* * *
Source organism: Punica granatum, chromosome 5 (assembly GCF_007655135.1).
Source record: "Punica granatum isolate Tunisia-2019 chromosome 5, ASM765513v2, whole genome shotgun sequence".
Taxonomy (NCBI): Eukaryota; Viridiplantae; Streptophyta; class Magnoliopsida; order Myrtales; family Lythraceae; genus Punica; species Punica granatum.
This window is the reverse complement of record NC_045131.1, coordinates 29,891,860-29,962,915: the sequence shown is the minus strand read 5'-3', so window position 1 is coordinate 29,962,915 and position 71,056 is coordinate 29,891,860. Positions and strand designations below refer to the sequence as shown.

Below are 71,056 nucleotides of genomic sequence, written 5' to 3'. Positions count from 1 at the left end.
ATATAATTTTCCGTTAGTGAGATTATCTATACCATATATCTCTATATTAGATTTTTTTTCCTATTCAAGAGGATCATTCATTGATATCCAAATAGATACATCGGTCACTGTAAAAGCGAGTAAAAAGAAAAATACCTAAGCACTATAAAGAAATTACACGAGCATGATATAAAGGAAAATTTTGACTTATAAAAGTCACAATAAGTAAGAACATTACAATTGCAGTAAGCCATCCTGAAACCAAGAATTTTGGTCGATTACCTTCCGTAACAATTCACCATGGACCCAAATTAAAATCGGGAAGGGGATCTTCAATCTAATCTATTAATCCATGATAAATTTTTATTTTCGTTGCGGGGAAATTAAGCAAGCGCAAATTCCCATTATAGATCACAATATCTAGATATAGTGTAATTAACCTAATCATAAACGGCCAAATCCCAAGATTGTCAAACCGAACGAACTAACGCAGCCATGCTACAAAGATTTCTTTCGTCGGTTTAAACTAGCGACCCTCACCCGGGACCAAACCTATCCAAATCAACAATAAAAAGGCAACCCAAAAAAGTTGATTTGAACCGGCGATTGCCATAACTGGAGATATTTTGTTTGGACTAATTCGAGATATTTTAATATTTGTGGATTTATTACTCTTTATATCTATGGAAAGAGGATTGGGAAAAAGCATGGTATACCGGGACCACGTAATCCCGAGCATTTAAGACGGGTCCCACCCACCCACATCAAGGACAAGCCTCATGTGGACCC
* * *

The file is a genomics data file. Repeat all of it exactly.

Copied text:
Source organism: Punica granatum, chromosome 5 (assembly GCF_007655135.1).
Source record: "Punica granatum isolate Tunisia-2019 chromosome 5, ASM765513v2, whole genome shotgun sequence".
Taxonomy (NCBI): Eukaryota; Viridiplantae; Streptophyta; class Magnoliopsida; order Myrtales; family Lythraceae; genus Punica; species Punica granatum.
This window is the reverse complement of record NC_045131.1, coordinates 29,891,860-29,962,915: the sequence shown is the minus strand read 5'-3', so window position 1 is coordinate 29,962,915 and position 71,056 is coordinate 29,891,860. Positions and strand designations below refer to the sequence as shown.

Below are 71,056 nucleotides of genomic sequence, written 5' to 3'. Positions count from 1 at the left end.
ATATAATTTTCCGTTAGTGAGATTATCTATACCATATATCTCTATATTAGATTTTTTTTCCTATTCAAGAGGATCATTCATTGATATCCAAATAGATACATCGGTCACTGTAAAAGCGAGTAAAAAGAAAAATACCTAAGCACTATAAAGAAATTACACGAGCATGATATAAAGGAAAATTTTGACTTATAAAAGTCACAATAAGTAAGAACATTACAATTGCAGTAAGCCATCCTGAAACCAAGAATTTTGGTCGATTACCTTCCGTAACAATTCACCATGGACCCAAATTAAAATCGGGAAGGGGATCTTCAATCTAATCTATTAATCCATGATAAATTTTTATTTTCGTTGCGGGGAAATTAAGCAAGCGCAAATTCCCATTATAGATCACAATATCTAGATATAGTGTAATTAACCTAATCATAAACGGCCAAATCCCAAGATTGTCAAACCGAACGAACTAACGCAGCCATGCTACAAAGATTTCTTTCGTCGGTTTAAACTAGCGACCCTCACCCGGGACCAAACCTATCCAAATCAACAATAAAAAGGCAACCCAAAAAAGTTGATTTGAACCGGCGATTGCCATAACTGGAGATATTTTGTTTGGACTAATTCGAGATATTTTAATATTTGTGGATTTATTACTCTTTATATCTATGGAAAGAGGATTGGGAAAAAGCATGGTATACCGGGACCACGTAATCCCGAGCATTTAAGACGGGTCCCACCCACCCACATCAAGGACAAGCCTCATGTGGACCC